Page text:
Believe it or not, the summer is more than half over for most students across the U.S. Whether for the first time or a return engagement, that means getting serious about loading up the car with school supplies, furniture and clothing in preparation for heading off to college.
There are many schools of thought as to how much support, financial and otherwise, parents feel they should provide. Regardless of where you fall along that spectrum, most parents agree they at least want their young adult to have the tools they need to be safe.
More and more laws are in force that make it difficult if not impossible for a parent to share responsibility with a young adult when it comes to health care, legal & financial matters and educational records. While there may be differing opinions on how much, most parents and students desire some level of shared access. There are mitigating planning steps most parents and children either aren’t aware of or don’t place a priority on taking care of as a child turns 18.
Let’s take a look at the three primary impact areas, the issues involved, and the relatively simple steps that parents and young adults can take as part of a thoughtful estate plan to ensure that their true intentions are met in taking those first meaningful steps into adulthood.
Most of us have heard of HIPAA, the Health Insurance Portability and Accountability Act, that sets rules around what medical information can be shared. Most of us have not, however, considered the impact of the Act on our young adults. Even if you provide for the students’ health insurance or they are your dependent, you may not have the right to receive updates on their status or the ability to make important decisions as to their care or well-being if a medical emergency occurred. Whether the simple release of medical records or making life altering decisions for a student in a non-responsive state, rules around privacy can make an already difficult situation that much more stressful.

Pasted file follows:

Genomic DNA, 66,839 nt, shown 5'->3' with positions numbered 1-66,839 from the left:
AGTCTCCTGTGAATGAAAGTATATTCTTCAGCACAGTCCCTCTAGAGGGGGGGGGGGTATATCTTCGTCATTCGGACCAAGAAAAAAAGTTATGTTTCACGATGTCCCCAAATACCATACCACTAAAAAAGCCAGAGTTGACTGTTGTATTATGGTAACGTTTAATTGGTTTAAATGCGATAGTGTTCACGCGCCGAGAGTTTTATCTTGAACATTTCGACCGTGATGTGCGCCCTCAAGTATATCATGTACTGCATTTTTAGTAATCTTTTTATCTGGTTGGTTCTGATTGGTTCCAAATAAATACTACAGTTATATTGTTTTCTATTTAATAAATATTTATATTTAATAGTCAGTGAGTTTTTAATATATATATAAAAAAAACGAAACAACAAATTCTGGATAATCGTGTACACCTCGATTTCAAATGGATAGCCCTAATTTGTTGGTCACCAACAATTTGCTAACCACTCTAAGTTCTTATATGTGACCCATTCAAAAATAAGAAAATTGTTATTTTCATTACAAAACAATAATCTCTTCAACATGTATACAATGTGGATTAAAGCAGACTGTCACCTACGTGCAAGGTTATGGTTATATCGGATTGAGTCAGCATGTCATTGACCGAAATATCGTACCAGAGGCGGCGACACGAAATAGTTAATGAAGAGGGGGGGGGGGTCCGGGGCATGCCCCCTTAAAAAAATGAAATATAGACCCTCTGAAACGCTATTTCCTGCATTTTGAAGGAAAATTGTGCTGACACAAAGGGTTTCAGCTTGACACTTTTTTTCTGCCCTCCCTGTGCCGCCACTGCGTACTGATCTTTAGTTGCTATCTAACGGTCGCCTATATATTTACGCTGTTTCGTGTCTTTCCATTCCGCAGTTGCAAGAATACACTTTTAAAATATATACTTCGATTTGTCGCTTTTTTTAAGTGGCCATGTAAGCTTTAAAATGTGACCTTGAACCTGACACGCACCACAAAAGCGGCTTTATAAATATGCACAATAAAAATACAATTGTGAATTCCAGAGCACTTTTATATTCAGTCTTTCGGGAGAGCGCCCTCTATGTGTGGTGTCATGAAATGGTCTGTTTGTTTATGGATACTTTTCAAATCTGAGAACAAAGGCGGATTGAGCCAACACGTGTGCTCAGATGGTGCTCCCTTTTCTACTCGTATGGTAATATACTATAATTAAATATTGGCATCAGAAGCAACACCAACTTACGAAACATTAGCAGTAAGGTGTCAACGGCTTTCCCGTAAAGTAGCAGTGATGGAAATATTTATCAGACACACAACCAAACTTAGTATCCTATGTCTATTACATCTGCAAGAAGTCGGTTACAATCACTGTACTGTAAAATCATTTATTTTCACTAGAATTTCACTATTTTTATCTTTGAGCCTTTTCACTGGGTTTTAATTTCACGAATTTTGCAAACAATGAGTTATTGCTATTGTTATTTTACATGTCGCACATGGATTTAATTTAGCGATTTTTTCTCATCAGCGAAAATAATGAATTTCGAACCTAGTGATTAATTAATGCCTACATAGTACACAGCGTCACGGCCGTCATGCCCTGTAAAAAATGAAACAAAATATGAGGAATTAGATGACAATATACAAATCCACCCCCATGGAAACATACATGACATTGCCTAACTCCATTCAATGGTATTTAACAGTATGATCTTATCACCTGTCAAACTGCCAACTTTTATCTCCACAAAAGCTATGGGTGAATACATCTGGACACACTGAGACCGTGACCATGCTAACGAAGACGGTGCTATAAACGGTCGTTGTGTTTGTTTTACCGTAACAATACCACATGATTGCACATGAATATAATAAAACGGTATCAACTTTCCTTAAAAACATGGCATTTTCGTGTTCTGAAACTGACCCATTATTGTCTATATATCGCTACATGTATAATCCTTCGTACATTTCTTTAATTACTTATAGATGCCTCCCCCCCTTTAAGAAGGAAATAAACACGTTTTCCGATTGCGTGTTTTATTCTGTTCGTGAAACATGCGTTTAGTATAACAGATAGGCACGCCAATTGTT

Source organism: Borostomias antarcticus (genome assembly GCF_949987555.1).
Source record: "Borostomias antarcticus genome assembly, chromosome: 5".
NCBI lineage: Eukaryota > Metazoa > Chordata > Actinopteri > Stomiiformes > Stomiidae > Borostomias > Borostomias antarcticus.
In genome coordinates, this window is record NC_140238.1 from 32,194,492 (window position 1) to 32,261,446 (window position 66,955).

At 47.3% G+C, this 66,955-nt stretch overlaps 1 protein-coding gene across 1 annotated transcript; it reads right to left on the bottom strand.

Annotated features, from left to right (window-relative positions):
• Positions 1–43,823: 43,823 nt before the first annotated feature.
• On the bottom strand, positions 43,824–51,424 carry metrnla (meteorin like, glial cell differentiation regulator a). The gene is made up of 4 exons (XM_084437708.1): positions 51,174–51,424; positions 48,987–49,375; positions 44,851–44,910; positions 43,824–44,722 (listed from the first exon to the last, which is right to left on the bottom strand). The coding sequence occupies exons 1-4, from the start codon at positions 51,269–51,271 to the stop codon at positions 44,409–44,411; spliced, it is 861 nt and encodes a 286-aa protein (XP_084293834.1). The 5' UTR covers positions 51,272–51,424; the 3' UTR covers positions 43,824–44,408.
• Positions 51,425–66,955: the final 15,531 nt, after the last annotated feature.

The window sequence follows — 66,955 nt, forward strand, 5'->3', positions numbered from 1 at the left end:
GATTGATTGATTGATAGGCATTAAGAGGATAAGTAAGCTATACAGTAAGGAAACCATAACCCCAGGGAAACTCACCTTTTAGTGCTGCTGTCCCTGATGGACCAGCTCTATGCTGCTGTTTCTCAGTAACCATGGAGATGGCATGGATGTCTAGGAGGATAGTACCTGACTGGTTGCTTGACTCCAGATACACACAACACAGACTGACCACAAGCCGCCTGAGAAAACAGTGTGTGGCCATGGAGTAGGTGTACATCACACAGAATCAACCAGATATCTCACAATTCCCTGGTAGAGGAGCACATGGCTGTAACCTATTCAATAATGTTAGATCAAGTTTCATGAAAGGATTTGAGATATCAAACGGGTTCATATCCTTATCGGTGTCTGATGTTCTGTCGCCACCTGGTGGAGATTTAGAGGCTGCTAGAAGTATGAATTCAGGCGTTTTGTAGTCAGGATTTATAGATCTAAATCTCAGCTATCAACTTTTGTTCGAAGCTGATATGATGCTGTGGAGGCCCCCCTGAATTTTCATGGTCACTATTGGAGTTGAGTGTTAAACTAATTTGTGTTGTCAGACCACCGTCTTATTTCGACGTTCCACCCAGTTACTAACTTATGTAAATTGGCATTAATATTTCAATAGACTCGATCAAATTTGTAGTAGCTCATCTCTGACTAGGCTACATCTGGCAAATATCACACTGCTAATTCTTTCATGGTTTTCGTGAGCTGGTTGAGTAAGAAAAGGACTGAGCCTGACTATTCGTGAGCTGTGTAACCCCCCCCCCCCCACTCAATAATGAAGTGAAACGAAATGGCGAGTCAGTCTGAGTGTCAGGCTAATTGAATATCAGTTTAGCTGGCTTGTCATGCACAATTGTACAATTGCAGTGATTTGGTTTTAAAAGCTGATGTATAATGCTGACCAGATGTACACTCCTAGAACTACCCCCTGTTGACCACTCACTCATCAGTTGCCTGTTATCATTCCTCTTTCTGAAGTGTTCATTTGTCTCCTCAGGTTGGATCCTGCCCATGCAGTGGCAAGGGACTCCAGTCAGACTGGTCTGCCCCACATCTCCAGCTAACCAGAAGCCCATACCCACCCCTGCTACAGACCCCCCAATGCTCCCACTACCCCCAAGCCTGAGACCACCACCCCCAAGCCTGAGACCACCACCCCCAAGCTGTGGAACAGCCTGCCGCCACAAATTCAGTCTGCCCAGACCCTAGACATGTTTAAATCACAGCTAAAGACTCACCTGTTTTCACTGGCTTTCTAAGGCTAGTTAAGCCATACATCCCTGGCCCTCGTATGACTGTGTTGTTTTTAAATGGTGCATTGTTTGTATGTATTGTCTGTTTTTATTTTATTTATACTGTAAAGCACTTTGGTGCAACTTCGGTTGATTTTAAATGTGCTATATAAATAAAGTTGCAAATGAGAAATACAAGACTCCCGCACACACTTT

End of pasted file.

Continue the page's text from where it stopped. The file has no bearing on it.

Legal & Financial Matters
This can cover a wide array of scenarios, but the basic message is the same. A parent’s ability to intervene in even routine affairs often ends at that 18th birthday. Whether your student simply needs money transferred from a home account to another or has a legal situation that requires significant counseling or assistance, becoming an adult can make a parents’ access to assist that much more difficult.
Similar to HIPAA, the Family Educational Rights and Privacy Act (FERPA), was put in place to specify privacy rights over a students’ educational records. Here again, once a student turns 18, the bulk of the control is put in their hands. For many parents, especially those footing the bill for much of the child’s support, there’s an expectation that they have a right to see grade reports or potential disciplinary issues at the child’s university. In many cases, without express permission of some kind from your child, you could be blocked from these activities.
These are significant issues that parents and students need to discuss and come to some understanding as to how the transition from dependent to young adult will go and what expectations will be on both sides. To avoid many of the scenarios above, contact your estate planning attorney and ask about the following documents.
Durable Power of Attorney - this will allow a parent to take any legal or financial action on the students’ behalf
Health Care Power of Attorney - this will allow a parent to communicate with doctors, hospitals and other medical staff and to direct medical care in the event the student is unable
Living Will - this authorizes the parent to terminate life support based on criteria the student sets in the document
HIPAA Release - this form allows a parent to communicate with medical personnel without any privacy issues. It is not as sweeping as the powers given in the health care power of attorney.
FERPA Release - many universities will have their own version of this form readily available in their administration offices. It gives parents the right to inquire and view a students educational records.
While somewhat of a daunting list, most of these documents can be drawn up by an estate planning attorney using very basic language for relatively low cost. It might be a good time to do this while parents update their own estate plan as well.
These basic steps are a great way to add a layer of protection and ensure that your child is able to learn the ropes of adulthood and earn their education while not having potentially unwanted outcomes looming in the event of an emergency.